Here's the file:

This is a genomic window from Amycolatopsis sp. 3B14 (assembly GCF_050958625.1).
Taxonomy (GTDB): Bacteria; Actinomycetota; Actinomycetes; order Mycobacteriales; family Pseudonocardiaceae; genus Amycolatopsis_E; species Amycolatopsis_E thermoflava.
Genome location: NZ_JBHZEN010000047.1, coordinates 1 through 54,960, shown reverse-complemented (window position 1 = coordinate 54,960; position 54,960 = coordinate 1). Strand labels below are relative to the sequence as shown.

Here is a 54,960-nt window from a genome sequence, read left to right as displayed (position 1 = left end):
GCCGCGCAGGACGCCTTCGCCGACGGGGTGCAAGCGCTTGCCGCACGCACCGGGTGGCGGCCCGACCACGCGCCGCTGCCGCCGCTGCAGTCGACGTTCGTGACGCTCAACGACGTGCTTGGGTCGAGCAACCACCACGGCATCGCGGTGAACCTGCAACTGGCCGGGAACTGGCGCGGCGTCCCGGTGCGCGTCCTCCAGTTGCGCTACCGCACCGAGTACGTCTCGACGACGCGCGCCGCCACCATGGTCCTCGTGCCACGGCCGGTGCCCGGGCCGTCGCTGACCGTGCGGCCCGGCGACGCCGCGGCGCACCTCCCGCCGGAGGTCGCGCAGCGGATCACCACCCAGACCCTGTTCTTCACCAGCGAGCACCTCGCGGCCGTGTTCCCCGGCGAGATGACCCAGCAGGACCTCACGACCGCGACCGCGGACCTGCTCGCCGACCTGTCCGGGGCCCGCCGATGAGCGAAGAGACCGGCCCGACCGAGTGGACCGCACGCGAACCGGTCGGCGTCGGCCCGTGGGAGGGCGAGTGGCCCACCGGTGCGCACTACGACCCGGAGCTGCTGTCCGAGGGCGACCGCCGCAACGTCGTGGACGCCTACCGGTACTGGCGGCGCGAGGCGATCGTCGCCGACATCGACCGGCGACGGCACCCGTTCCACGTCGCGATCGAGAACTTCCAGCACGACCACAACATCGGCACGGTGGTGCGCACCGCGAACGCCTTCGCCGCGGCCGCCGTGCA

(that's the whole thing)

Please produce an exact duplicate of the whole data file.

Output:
This is a genomic window from Amycolatopsis sp. 3B14 (assembly GCF_050958625.1).
Taxonomy (GTDB): Bacteria; Actinomycetota; Actinomycetes; order Mycobacteriales; family Pseudonocardiaceae; genus Amycolatopsis_E; species Amycolatopsis_E thermoflava.
Genome location: NZ_JBHZEN010000047.1, coordinates 1 through 54,960, shown reverse-complemented (window position 1 = coordinate 54,960; position 54,960 = coordinate 1). Strand labels below are relative to the sequence as shown.

Here is a 54,960-nt window from a genome sequence, read left to right as displayed (position 1 = left end):
GCCGCGCAGGACGCCTTCGCCGACGGGGTGCAAGCGCTTGCCGCACGCACCGGGTGGCGGCCCGACCACGCGCCGCTGCCGCCGCTGCAGTCGACGTTCGTGACGCTCAACGACGTGCTTGGGTCGAGCAACCACCACGGCATCGCGGTGAACCTGCAACTGGCCGGGAACTGGCGCGGCGTCCCGGTGCGCGTCCTCCAGTTGCGCTACCGCACCGAGTACGTCTCGACGACGCGCGCCGCCACCATGGTCCTCGTGCCACGGCCGGTGCCCGGGCCGTCGCTGACCGTGCGGCCCGGCGACGCCGCGGCGCACCTCCCGCCGGAGGTCGCGCAGCGGATCACCACCCAGACCCTGTTCTTCACCAGCGAGCACCTCGCGGCCGTGTTCCCCGGCGAGATGACCCAGCAGGACCTCACGACCGCGACCGCGGACCTGCTCGCCGACCTGTCCGGGGCCCGCCGATGAGCGAAGAGACCGGCCCGACCGAGTGGACCGCACGCGAACCGGTCGGCGTCGGCCCGTGGGAGGGCGAGTGGCCCACCGGTGCGCACTACGACCCGGAGCTGCTGTCCGAGGGCGACCGCCGCAACGTCGTGGACGCCTACCGGTACTGGCGGCGCGAGGCGATCGTCGCCGACATCGACCGGCGACGGCACCCGTTCCACGTCGCGATCGAGAACTTCCAGCACGACCACAACATCGGCACGGTGGTGCGCACCGCGAACGCCTTCGCCGCGGCCGCCGTGCA